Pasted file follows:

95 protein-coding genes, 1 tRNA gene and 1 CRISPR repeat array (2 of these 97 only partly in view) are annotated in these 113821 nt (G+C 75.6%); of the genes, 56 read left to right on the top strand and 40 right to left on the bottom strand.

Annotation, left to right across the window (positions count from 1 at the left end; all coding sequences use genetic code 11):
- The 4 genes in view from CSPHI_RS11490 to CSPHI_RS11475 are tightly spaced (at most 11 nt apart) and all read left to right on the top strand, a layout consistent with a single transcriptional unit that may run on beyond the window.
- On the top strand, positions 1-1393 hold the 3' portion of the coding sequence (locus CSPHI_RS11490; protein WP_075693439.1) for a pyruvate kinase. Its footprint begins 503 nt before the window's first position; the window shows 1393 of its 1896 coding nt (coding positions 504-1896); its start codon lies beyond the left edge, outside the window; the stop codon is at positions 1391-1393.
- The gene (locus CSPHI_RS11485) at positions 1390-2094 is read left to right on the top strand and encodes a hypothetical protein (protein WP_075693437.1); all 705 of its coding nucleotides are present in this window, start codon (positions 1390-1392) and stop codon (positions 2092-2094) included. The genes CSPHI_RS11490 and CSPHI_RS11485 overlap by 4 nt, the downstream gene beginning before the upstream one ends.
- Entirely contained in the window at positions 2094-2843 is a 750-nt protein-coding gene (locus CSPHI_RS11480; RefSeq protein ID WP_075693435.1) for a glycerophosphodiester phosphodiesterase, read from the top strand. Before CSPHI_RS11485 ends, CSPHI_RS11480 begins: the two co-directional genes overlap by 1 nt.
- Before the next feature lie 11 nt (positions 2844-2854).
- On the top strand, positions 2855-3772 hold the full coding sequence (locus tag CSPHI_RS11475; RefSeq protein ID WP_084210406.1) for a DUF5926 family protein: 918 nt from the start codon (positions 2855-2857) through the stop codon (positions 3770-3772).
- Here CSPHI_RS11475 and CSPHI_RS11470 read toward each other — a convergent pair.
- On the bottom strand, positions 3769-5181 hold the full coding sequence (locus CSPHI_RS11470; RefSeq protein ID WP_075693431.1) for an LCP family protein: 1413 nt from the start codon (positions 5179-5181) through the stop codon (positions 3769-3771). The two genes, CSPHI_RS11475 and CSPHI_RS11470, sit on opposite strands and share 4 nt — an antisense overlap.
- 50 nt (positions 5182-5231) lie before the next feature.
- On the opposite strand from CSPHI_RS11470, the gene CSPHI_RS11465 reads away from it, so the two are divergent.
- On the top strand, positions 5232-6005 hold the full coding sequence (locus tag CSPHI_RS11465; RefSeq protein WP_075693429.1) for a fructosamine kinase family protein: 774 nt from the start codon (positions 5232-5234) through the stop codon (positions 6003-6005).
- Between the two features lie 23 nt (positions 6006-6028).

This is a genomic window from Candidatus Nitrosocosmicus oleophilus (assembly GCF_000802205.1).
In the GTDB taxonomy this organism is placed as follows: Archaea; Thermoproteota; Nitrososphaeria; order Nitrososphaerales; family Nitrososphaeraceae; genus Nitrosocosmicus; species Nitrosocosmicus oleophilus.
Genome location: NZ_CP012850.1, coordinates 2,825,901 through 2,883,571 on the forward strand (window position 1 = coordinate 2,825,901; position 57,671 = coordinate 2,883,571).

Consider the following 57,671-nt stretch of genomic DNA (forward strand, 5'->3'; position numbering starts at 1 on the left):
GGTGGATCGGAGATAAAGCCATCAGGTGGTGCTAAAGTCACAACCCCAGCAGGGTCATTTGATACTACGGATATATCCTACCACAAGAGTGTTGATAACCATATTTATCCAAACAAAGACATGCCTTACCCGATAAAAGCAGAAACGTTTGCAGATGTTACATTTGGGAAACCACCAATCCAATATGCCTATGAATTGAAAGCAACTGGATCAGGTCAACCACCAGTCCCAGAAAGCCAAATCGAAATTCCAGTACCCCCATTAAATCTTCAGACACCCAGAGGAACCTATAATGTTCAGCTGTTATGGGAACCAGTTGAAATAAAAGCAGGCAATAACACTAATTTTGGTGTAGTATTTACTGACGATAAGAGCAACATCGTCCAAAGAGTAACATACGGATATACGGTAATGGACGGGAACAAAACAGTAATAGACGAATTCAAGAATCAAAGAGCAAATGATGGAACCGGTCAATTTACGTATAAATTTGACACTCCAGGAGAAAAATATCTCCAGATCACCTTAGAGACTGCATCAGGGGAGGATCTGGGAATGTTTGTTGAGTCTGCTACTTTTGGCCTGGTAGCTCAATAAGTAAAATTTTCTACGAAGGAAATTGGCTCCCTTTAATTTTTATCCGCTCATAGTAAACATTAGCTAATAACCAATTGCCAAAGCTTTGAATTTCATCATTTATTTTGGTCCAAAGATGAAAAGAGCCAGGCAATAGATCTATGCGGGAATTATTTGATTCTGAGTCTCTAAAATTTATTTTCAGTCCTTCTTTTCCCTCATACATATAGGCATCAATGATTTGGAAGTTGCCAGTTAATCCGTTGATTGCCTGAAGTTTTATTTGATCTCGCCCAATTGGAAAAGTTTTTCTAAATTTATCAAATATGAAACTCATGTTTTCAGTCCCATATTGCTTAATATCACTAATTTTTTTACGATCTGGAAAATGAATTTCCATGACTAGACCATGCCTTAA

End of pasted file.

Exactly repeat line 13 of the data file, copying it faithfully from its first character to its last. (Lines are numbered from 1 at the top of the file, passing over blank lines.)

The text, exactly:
- On the top strand, positions 5232-6005 hold the full coding sequence (locus tag CSPHI_RS11465; RefSeq protein WP_075693429.1) for a fructosamine kinase family protein: 774 nt from the start codon (positions 5232-5234) through the stop codon (positions 6003-6005).